Expanding its offerings to help customers manage data in the cloud, Google has announced to buy Looker Data Sciences, a privately held big-data analytics company, for USD 2.6 billion.
The move comes after Google replaced its head of cloud, Diane Greene, with longtime Oracle executive Thomas Kurian, who approached Looker for a potential tie-up, earlier this year.
Google Cloud’s BigQuery, a tool for managing large datasets, has been among bright spots in attracting customers, according to cloud industry analysts.
The deal also reflects Kurian’s plan to win customers with specialized software, as rivals focus on more general tools. Kurian started conversations with Looker in the first few months of the year to get a better understanding of the technology and how customers are using it.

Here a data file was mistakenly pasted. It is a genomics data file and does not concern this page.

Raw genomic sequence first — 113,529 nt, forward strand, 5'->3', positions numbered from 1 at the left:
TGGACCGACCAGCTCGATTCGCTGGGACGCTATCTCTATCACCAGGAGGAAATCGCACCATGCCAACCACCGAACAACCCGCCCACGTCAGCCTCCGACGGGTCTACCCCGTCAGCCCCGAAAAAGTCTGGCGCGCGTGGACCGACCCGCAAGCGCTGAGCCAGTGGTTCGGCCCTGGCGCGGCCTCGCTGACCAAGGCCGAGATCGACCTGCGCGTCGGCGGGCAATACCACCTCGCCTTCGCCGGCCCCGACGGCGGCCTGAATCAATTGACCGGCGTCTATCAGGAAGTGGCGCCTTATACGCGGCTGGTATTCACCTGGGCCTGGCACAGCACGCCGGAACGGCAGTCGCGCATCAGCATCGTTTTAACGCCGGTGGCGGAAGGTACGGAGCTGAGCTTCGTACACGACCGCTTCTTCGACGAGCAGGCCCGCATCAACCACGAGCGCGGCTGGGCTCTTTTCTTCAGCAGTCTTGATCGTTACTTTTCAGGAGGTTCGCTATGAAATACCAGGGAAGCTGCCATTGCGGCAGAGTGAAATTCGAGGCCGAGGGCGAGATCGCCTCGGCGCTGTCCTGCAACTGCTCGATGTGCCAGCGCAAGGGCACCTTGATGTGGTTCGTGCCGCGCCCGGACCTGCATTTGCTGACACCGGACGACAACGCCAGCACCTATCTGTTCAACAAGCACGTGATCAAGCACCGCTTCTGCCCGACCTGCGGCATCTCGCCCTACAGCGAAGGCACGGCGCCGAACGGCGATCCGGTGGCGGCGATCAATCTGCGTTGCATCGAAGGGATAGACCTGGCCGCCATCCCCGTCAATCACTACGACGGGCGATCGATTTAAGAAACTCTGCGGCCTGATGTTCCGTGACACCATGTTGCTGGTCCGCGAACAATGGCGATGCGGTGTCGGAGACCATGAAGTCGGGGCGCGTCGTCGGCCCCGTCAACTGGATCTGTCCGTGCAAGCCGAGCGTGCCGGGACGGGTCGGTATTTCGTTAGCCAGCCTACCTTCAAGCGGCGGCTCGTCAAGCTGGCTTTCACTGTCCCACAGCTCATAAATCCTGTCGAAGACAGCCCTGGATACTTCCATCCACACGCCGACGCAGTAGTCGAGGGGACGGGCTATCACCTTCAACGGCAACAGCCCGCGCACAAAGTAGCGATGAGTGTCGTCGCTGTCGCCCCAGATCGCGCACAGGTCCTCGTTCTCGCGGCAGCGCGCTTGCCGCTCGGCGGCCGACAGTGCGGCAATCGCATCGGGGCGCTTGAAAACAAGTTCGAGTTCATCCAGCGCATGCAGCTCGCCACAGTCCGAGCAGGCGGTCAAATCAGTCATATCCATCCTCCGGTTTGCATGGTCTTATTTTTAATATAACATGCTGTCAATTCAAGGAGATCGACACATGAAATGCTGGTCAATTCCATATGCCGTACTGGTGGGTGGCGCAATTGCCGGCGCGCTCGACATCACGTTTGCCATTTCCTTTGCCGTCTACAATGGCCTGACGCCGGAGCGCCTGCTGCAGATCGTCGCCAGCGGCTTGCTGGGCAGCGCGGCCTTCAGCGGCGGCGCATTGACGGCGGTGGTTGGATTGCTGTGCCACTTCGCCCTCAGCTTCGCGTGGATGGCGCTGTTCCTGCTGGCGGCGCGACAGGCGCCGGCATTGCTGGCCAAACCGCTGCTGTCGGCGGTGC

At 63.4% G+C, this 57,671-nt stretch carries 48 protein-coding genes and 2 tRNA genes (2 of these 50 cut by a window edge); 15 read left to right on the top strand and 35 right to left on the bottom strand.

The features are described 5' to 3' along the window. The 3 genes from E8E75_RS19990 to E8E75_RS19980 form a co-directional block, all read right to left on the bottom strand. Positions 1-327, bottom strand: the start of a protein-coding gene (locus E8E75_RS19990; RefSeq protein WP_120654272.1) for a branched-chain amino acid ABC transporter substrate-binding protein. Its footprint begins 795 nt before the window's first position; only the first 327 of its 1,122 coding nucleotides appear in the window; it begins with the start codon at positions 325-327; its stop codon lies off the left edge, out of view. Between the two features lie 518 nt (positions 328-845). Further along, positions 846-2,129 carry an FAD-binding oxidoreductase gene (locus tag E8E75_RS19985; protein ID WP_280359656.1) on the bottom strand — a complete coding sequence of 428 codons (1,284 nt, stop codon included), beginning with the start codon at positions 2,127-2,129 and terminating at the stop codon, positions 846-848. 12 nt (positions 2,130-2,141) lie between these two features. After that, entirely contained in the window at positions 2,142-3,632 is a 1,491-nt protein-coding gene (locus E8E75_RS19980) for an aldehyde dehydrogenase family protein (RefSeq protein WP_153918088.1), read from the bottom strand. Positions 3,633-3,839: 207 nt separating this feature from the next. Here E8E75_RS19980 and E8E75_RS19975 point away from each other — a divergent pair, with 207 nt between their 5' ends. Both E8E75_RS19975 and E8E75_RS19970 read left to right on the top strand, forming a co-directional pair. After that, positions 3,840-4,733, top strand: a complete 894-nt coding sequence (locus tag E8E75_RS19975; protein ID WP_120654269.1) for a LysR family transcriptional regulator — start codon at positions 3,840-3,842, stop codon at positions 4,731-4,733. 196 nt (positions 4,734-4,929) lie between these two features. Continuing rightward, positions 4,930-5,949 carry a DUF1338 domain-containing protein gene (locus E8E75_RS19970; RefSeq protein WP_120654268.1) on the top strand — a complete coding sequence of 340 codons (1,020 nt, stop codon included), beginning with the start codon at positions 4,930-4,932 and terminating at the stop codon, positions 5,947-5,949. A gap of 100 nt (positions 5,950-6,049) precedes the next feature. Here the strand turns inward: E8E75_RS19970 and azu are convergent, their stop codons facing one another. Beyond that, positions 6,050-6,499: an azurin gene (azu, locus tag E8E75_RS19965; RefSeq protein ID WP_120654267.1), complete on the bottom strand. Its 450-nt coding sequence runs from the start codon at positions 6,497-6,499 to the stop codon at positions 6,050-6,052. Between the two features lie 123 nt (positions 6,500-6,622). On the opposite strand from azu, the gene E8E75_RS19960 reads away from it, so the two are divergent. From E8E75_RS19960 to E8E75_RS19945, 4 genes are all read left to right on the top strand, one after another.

Looker Chief Executive Frank Bien is expected to stay with Google and report to Kurian. If approved, the deal will be Google’s biggest since buying Nest for USD 3.2 billion in 2014.
California-based Looker, which was founded in 2012, employs about 800 people. It has raised USD 281 million in venture capital and was valued at USD 1.6 billion in a funding round last year. It enables analysts and other workers to define calculations for items such as revenue or high-value customers and then visualize trends in their data without writing complicated scripts, with its tool.